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For 26 years, Cam Hughes has made a living as a professional sports fan — hired by teams around the world to fire up crowds with his high-octane energy and “good bad dancing.” It’s a dream job, but not during a pandemic.
“I’d get a call to do Stanley Cup Finals. Or Oklahoma City Thunder used to hire me the day before games. They would be like, ‘We need you.’ You feel like a superhero,” said Hughes, 50, of his life pre-COVID.
“Going into 2020, I had the busiest year of my career planned,” he told The Post. He had booked a rugby tournament in Singapore, as well as NBA and NHL games.
But when everything shut down last March, Hughes had to pivot. He took his one-man cheering section to the corporate world, motivating companies’ employees with inspirational videos and crashing Zoom meetings from a Vancouver, Canada, studio he has decorated with team jerseys.
“We all need a cheer right now. It sounds cheesy, but it’s true,” said Hughes.
Though he estimates he lost about six figures in income over the past year, the break allowed Hughes to finish his memoir, “King of Cheer.”
Growing up in Ottawa, where he was a school friend of now-Canadian Prime Minister Justin Trudeau, Hughes desperately wanted to play high-school basketball. But after being cut for a fourth time, he broke the news to his mother, who was battling breast cancer.
“There are other ways you can contribute to the team,” she told him. When she died not long after, Hughes thought about what her words meant.
At the next game, he became a maniac in the bleachers: shouting “Let’s go,” stomping his feet, clapping and causing a scene. His team won, and he started doing it at other sports events.
His school spirit rolled over to college at Bishop’s University in Quebec, where Hughes became famous for firing up fans while wearing a watermelon as a helmet. He became a mascot for a minor league baseball team, but his life changed in 1994 at an Ottawa Senators NHL game. The spectators around him were flat and bored. So when “We Are Family” started playing, Hughes danced like a man possessed. The crowd went wild.
At the end of the game, a Senators staffer approached him. “I thought he was there to tase me; instead he wanted my contact information,” Hughes writes. The team offered game tickets and gear in exchange for repeat performances. And his accidental career was born.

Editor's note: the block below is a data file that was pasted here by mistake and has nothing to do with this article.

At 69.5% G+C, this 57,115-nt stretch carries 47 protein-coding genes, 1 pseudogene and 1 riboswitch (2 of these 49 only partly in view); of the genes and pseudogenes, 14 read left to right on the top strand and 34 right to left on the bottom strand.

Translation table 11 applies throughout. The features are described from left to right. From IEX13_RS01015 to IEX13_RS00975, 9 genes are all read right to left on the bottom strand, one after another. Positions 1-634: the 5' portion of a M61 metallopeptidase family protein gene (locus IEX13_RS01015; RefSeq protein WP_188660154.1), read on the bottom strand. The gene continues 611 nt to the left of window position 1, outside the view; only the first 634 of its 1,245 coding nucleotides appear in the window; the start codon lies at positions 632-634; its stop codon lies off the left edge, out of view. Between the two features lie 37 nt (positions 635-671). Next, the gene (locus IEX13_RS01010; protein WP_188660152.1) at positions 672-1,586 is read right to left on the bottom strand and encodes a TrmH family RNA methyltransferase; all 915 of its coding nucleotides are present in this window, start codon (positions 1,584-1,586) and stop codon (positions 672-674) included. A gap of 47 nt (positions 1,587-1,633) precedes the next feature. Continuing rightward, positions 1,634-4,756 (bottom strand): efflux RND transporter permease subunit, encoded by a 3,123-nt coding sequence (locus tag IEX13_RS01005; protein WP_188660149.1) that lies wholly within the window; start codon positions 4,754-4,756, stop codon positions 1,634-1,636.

He became a hired gun — at first making around $300 a game for various hockey teams. He showed up at games across North America hoping to get noticed. On a 1996 visit to California, he yukked it up at an LA Kings NHL game and executives asked him to return. But that same trip, he launched into his act at an NHL Anaheim Ducks game, only to get a tap on the shoulder from a man in a suit.
“A lot of people think what you’re doing is great,” the man said. “But [team owner] the Disney Corporation would like you to stop.”
Hughes was booed at a Madison Square Garden NHL Rangers game when he started dancing and the camera cut to beloved superfan “Dancing Larry.” He had better luck when he was hired by MSG for an NBA Knicks game in 2010 after energizing fans at the Vancouver Olympics.
Later that year, he successfully pitched himself for the US Open: He’d perform for a dollar, four tickets and big-screen visibility during a break. Hughes shimmied around his section, stripping to reveal an I Love NY T-shirt. The crowd ate it up, and Hughes had a new annual gig.
The next year, he and tennis star Novak Djokovic had a dance-off at center court. Even the notoriously serious Roger Federer was mesmerized.
“His agent said I was the only person to make Roger laugh on a changeover,” said Hughes. He was booked to work a Federer charity event, and the pair became friends. He’s also now chummy with NHL Minnesota Wild owner Craig Leipold and NBA Nets head coach Steve Nash.
Since teams are now allowing limited fan capacity at games, Hughes hopes to fully resume his in-person cheer routine this fall — a boon for both his wallet and his psyche.
“I come alive at games,” he said. “I am addicted to human connection.”
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